Are supersized nursery trees environmentally beneficial?

Over recent decades, there has been a great emphasis on a ‘day one’ instant impact look with the size of tree grown and dispatched going off the charts. Some trees are so big that only one or two fit on a 40-foot articulated lorry that travels thousands of miles from continental Europe to reach their new homes. There is little or no environmental gain in these.

The trouble is that this obsession for size has been transposed across all genera. It’s fair enough to buy a tree at semi mature sizes if they go on to live for at least two centuries but what’s the point of buying semi mature Malus (Apple) or Prunus (Cherry) as these only live for about 70 years in the first place. In environmental terms it is like starting to invest in a new Olympic athlete when they turn 40. What is more, a short lived tree planted at a huge size has lost its juvenile vigour and reacts very poorly to this process giving the end user a miserable result rather than the utopian day one orchard they had been promised and imagined.

A tree supplied at an age too old and too large to make an environmental contribution does not make sense. We do not see the point in planting a short lived tree, that has a life expectancy of under 100 years, at much over 16-18cm girth, our ‘large’ size. By then it is only about 10 years old, so you still have 90 years’ worth of environmental contribution to gain. Better still, buy these from a nursery who has grown them from scratch rather than an imported tree with a hefty carbon footprint already attached.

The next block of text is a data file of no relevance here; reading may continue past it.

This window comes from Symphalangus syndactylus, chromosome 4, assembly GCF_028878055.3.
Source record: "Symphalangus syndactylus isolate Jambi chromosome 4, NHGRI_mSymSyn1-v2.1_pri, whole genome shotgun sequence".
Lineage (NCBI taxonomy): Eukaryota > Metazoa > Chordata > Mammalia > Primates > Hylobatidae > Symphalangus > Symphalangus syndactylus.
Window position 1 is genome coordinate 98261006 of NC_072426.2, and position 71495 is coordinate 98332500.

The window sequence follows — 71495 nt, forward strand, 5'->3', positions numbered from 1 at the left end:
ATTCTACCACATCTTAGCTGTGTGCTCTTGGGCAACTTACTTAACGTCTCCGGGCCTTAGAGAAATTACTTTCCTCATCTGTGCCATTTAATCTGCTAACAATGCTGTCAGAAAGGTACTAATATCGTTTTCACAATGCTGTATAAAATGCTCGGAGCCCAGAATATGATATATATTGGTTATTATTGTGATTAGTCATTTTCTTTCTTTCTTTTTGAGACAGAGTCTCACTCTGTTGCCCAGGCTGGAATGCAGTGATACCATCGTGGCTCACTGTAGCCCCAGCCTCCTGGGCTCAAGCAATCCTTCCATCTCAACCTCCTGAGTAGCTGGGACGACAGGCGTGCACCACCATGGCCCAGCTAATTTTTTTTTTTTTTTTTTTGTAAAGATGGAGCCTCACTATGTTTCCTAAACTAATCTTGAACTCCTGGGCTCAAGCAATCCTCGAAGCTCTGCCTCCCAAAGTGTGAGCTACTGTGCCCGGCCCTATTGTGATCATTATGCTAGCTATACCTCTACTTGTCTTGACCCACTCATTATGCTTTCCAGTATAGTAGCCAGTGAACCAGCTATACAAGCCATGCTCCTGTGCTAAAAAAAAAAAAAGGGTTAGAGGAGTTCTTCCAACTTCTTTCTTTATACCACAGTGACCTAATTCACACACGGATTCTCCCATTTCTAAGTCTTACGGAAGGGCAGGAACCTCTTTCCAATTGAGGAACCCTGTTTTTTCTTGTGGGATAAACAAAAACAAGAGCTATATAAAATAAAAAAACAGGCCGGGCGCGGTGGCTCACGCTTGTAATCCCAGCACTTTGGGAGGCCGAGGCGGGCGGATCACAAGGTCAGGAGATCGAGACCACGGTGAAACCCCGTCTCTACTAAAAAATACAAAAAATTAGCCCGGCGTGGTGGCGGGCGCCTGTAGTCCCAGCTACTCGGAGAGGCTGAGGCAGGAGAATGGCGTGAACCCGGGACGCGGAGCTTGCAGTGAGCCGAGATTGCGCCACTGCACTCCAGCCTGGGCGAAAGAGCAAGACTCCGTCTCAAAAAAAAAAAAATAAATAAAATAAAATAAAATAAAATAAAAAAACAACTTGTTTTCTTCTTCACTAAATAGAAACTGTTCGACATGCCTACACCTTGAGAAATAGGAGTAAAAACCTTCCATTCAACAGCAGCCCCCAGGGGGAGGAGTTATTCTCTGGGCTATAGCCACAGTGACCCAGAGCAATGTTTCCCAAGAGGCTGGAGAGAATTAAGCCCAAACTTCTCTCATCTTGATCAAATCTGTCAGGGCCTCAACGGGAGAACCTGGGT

For longer lived trees, there is a good case for planting at semi mature girth, our ‘instant’ size, but surely in the times we face with our environment at such a knife edge, not at the super-sized girths of 35cm and 40cm+ girth that need large carbon guzzling machinery to transport and plant them, negating their environmental worth from the start.

We have followed the trend of producing bigger and bigger trees but when you see one specimen tree being loaded by a three tonne diesel belching telehandler, with the tree taking up all the room on the 40 foot articulated lorry, it just doesn’t make sense! Trees should be contributing to the environment, not working against it.

With this in mind we are phasing out our production of our larger sized trees. No trees will be potted into our 750lt, 1000lt, 1750lt and 3000lt pots this potting season for future availability. We are going to limit our sizing to 25-30cm girth for ‘A’ rated eco trees that have a lifespan of centuries and 16-18cm for shorter lived ‘C’ rated trees. Our maximum pot size will reduce to 500litre, with the majority of our stock being in 35litre to 100litre sizes. On the other end of the scale we are also introducing a new range of 3,000 UK providence trees in 20litre that will be 2.25-2.75m tall by September.

We have modelled our trees not only to measure their carbon storage potential but also their breakeven point of when they start to positively contribute to the environment, after our production and delivery processes have been accounted for. This has given us renewed focus to produce and sell a diverse range of trees that offer the greatest environmental benefit.

Written by Mike Glover, Managing Director.

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